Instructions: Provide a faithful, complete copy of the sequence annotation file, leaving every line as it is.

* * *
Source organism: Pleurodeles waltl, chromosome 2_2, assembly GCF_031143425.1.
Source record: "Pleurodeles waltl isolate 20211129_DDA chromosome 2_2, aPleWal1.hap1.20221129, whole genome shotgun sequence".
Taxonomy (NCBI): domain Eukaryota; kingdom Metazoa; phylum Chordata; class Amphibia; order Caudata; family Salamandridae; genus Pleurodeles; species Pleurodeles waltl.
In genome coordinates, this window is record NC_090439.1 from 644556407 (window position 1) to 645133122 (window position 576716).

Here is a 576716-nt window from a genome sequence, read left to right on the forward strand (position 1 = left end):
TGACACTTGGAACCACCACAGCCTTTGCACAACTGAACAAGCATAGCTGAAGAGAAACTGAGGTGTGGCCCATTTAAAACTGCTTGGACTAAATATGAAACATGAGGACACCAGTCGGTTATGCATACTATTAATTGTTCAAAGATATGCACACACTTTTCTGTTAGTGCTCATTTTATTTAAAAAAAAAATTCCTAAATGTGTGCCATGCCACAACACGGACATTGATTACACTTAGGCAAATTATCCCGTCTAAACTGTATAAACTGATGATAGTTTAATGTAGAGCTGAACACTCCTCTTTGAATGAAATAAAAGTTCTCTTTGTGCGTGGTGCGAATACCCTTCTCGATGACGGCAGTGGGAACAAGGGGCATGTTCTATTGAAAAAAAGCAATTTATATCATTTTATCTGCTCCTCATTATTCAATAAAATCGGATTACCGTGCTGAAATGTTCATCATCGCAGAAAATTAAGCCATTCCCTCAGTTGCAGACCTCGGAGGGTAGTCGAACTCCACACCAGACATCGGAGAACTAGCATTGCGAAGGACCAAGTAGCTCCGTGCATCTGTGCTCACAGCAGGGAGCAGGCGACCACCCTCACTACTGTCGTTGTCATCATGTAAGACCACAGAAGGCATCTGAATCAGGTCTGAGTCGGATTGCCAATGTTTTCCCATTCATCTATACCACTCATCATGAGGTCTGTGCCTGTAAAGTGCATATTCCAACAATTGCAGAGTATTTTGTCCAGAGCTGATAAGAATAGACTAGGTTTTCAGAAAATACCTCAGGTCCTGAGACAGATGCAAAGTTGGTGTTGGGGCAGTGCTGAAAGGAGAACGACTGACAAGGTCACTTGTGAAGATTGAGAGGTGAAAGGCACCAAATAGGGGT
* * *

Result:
Source organism: Pleurodeles waltl, chromosome 2_2, assembly GCF_031143425.1.
Source record: "Pleurodeles waltl isolate 20211129_DDA chromosome 2_2, aPleWal1.hap1.20221129, whole genome shotgun sequence".
Taxonomy (NCBI): domain Eukaryota; kingdom Metazoa; phylum Chordata; class Amphibia; order Caudata; family Salamandridae; genus Pleurodeles; species Pleurodeles waltl.
In genome coordinates, this window is record NC_090439.1 from 644556407 (window position 1) to 645133122 (window position 576716).

Here is a 576716-nt window from a genome sequence, read left to right on the forward strand (position 1 = left end):
TGACACTTGGAACCACCACAGCCTTTGCACAACTGAACAAGCATAGCTGAAGAGAAACTGAGGTGTGGCCCATTTAAAACTGCTTGGACTAAATATGAAACATGAGGACACCAGTCGGTTATGCATACTATTAATTGTTCAAAGATATGCACACACTTTTCTGTTAGTGCTCATTTTATTTAAAAAAAAAATTCCTAAATGTGTGCCATGCCACAACACGGACATTGATTACACTTAGGCAAATTATCCCGTCTAAACTGTATAAACTGATGATAGTTTAATGTAGAGCTGAACACTCCTCTTTGAATGAAATAAAAGTTCTCTTTGTGCGTGGTGCGAATACCCTTCTCGATGACGGCAGTGGGAACAAGGGGCATGTTCTATTGAAAAAAAGCAATTTATATCATTTTATCTGCTCCTCATTATTCAATAAAATCGGATTACCGTGCTGAAATGTTCATCATCGCAGAAAATTAAGCCATTCCCTCAGTTGCAGACCTCGGAGGGTAGTCGAACTCCACACCAGACATCGGAGAACTAGCATTGCGAAGGACCAAGTAGCTCCGTGCATCTGTGCTCACAGCAGGGAGCAGGCGACCACCCTCACTACTGTCGTTGTCATCATGTAAGACCACAGAAGGCATCTGAATCAGGTCTGAGTCGGATTGCCAATGTTTTCCCATTCATCTATACCACTCATCATGAGGTCTGTGCCTGTAAAGTGCATATTCCAACAATTGCAGAGTATTTTGTCCAGAGCTGATAAGAATAGACTAGGTTTTCAGAAAATACCTCAGGTCCTGAGACAGATGCAAAGTTGGTGTTGGGGCAGTGCTGAAAGGAGAACGACTGACAAGGTCACTTGTGAAGATTGAGAGGTGAAAGGCACCAAATAGGGGT